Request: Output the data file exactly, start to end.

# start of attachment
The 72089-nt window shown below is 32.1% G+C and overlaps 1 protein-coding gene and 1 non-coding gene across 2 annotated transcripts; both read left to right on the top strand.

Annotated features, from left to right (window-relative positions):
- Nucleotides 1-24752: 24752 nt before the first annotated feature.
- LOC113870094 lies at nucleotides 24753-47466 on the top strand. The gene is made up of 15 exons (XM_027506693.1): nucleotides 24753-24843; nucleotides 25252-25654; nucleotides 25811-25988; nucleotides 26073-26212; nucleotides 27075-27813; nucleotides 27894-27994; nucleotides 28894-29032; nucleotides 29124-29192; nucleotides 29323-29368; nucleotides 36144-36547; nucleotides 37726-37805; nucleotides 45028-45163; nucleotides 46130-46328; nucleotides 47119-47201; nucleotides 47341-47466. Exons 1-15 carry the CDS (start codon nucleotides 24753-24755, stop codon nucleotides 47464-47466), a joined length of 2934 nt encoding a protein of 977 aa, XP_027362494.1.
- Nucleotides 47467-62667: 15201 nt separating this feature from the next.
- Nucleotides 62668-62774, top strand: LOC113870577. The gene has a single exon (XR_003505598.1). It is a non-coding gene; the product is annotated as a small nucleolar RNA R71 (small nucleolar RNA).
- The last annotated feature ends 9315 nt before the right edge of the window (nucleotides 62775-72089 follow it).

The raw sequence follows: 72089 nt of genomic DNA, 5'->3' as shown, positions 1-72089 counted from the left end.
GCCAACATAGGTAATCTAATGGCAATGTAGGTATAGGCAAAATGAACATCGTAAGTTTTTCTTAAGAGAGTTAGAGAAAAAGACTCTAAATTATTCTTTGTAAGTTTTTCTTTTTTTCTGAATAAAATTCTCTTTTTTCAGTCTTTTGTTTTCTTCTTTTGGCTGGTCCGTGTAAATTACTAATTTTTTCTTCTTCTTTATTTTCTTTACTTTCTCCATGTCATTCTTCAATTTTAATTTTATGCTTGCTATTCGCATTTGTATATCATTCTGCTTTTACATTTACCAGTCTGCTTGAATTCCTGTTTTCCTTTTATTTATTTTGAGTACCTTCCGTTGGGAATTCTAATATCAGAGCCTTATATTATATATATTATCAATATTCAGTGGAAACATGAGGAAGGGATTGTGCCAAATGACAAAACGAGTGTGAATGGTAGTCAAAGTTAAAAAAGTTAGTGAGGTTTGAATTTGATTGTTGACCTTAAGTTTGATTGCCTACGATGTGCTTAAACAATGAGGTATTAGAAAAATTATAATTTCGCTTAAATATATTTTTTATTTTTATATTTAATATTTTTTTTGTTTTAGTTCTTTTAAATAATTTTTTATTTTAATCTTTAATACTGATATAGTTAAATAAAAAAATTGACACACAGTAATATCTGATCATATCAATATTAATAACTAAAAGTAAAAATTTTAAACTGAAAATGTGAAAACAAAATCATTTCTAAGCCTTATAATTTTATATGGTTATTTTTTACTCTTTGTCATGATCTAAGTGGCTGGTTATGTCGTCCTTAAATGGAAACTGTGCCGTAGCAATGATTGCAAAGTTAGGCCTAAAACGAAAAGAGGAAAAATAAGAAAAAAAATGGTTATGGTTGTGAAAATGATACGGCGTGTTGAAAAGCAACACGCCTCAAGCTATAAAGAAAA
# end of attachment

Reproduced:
The 72089-nt window shown below is 32.1% G+C and overlaps 1 protein-coding gene and 1 non-coding gene across 2 annotated transcripts; both read left to right on the top strand.

Annotated features, from left to right (window-relative positions):
- Nucleotides 1-24752: 24752 nt before the first annotated feature.
- LOC113870094 lies at nucleotides 24753-47466 on the top strand. The gene is made up of 15 exons (XM_027506693.1): nucleotides 24753-24843; nucleotides 25252-25654; nucleotides 25811-25988; nucleotides 26073-26212; nucleotides 27075-27813; nucleotides 27894-27994; nucleotides 28894-29032; nucleotides 29124-29192; nucleotides 29323-29368; nucleotides 36144-36547; nucleotides 37726-37805; nucleotides 45028-45163; nucleotides 46130-46328; nucleotides 47119-47201; nucleotides 47341-47466. Exons 1-15 carry the CDS (start codon nucleotides 24753-24755, stop codon nucleotides 47464-47466), a joined length of 2934 nt encoding a protein of 977 aa, XP_027362494.1.
- Nucleotides 47467-62667: 15201 nt separating this feature from the next.
- Nucleotides 62668-62774, top strand: LOC113870577. The gene has a single exon (XR_003505598.1). It is a non-coding gene; the product is annotated as a small nucleolar RNA R71 (small nucleolar RNA).
- The last annotated feature ends 9315 nt before the right edge of the window (nucleotides 62775-72089 follow it).

The raw sequence follows: 72089 nt of genomic DNA, 5'->3' as shown, positions 1-72089 counted from the left end.
GCCAACATAGGTAATCTAATGGCAATGTAGGTATAGGCAAAATGAACATCGTAAGTTTTTCTTAAGAGAGTTAGAGAAAAAGACTCTAAATTATTCTTTGTAAGTTTTTCTTTTTTTCTGAATAAAATTCTCTTTTTTCAGTCTTTTGTTTTCTTCTTTTGGCTGGTCCGTGTAAATTACTAATTTTTTCTTCTTCTTTATTTTCTTTACTTTCTCCATGTCATTCTTCAATTTTAATTTTATGCTTGCTATTCGCATTTGTATATCATTCTGCTTTTACATTTACCAGTCTGCTTGAATTCCTGTTTTCCTTTTATTTATTTTGAGTACCTTCCGTTGGGAATTCTAATATCAGAGCCTTATATTATATATATTATCAATATTCAGTGGAAACATGAGGAAGGGATTGTGCCAAATGACAAAACGAGTGTGAATGGTAGTCAAAGTTAAAAAAGTTAGTGAGGTTTGAATTTGATTGTTGACCTTAAGTTTGATTGCCTACGATGTGCTTAAACAATGAGGTATTAGAAAAATTATAATTTCGCTTAAATATATTTTTTATTTTTATATTTAATATTTTTTTTGTTTTAGTTCTTTTAAATAATTTTTTATTTTAATCTTTAATACTGATATAGTTAAATAAAAAAATTGACACACAGTAATATCTGATCATATCAATATTAATAACTAAAAGTAAAAATTTTAAACTGAAAATGTGAAAACAAAATCATTTCTAAGCCTTATAATTTTATATGGTTATTTTTTACTCTTTGTCATGATCTAAGTGGCTGGTTATGTCGTCCTTAAATGGAAACTGTGCCGTAGCAATGATTGCAAAGTTAGGCCTAAAACGAAAAGAGGAAAAATAAGAAAAAAAATGGTTATGGTTGTGAAAATGATACGGCGTGTTGAAAAGCAACACGCCTCAAGCTATAAAGAAAA